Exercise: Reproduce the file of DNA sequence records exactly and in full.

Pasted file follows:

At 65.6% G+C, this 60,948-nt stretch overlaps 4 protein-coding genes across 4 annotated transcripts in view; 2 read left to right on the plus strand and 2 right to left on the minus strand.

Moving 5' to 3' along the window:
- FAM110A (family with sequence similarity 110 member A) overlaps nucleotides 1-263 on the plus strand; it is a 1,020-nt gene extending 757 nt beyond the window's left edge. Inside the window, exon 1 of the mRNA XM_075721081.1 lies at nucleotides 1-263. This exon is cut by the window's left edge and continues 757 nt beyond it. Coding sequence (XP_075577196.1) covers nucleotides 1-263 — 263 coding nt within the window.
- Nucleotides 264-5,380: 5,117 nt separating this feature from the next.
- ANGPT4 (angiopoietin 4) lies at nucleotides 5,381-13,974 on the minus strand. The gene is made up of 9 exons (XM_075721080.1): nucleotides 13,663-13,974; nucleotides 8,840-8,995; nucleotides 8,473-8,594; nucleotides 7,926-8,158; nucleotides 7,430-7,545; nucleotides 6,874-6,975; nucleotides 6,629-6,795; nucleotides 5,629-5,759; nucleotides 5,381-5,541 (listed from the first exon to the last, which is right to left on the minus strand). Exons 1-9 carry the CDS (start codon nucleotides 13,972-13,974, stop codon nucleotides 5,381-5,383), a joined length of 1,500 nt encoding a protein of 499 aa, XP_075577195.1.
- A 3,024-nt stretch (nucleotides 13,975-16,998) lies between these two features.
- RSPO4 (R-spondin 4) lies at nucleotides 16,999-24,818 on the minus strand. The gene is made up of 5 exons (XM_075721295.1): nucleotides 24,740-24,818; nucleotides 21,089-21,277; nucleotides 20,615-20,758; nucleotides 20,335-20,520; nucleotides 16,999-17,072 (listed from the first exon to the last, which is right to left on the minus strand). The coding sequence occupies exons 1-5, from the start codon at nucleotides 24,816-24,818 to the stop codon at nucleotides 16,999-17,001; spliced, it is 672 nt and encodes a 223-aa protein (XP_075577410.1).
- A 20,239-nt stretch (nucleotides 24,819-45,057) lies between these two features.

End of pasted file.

At 65.6% G+C, this 60,948-nt stretch overlaps 4 protein-coding genes across 4 annotated transcripts in view; 2 read left to right on the plus strand and 2 right to left on the minus strand.

Moving 5' to 3' along the window:
- FAM110A (family with sequence similarity 110 member A) overlaps nucleotides 1-263 on the plus strand; it is a 1,020-nt gene extending 757 nt beyond the window's left edge. Inside the window, exon 1 of the mRNA XM_075721081.1 lies at nucleotides 1-263. This exon is cut by the window's left edge and continues 757 nt beyond it. Coding sequence (XP_075577196.1) covers nucleotides 1-263 — 263 coding nt within the window.
- Nucleotides 264-5,380: 5,117 nt separating this feature from the next.
- ANGPT4 (angiopoietin 4) lies at nucleotides 5,381-13,974 on the minus strand. The gene is made up of 9 exons (XM_075721080.1): nucleotides 13,663-13,974; nucleotides 8,840-8,995; nucleotides 8,473-8,594; nucleotides 7,926-8,158; nucleotides 7,430-7,545; nucleotides 6,874-6,975; nucleotides 6,629-6,795; nucleotides 5,629-5,759; nucleotides 5,381-5,541 (listed from the first exon to the last, which is right to left on the minus strand). Exons 1-9 carry the CDS (start codon nucleotides 13,972-13,974, stop codon nucleotides 5,381-5,383), a joined length of 1,500 nt encoding a protein of 499 aa, XP_075577195.1.
- A 3,024-nt stretch (nucleotides 13,975-16,998) lies between these two features.
- RSPO4 (R-spondin 4) lies at nucleotides 16,999-24,818 on the minus strand. The gene is made up of 5 exons (XM_075721295.1): nucleotides 24,740-24,818; nucleotides 21,089-21,277; nucleotides 20,615-20,758; nucleotides 20,335-20,520; nucleotides 16,999-17,072 (listed from the first exon to the last, which is right to left on the minus strand). The coding sequence occupies exons 1-5, from the start codon at nucleotides 24,816-24,818 to the stop codon at nucleotides 16,999-17,001; spliced, it is 672 nt and encodes a 223-aa protein (XP_075577410.1).
- A 20,239-nt stretch (nucleotides 24,819-45,057) lies between these two features.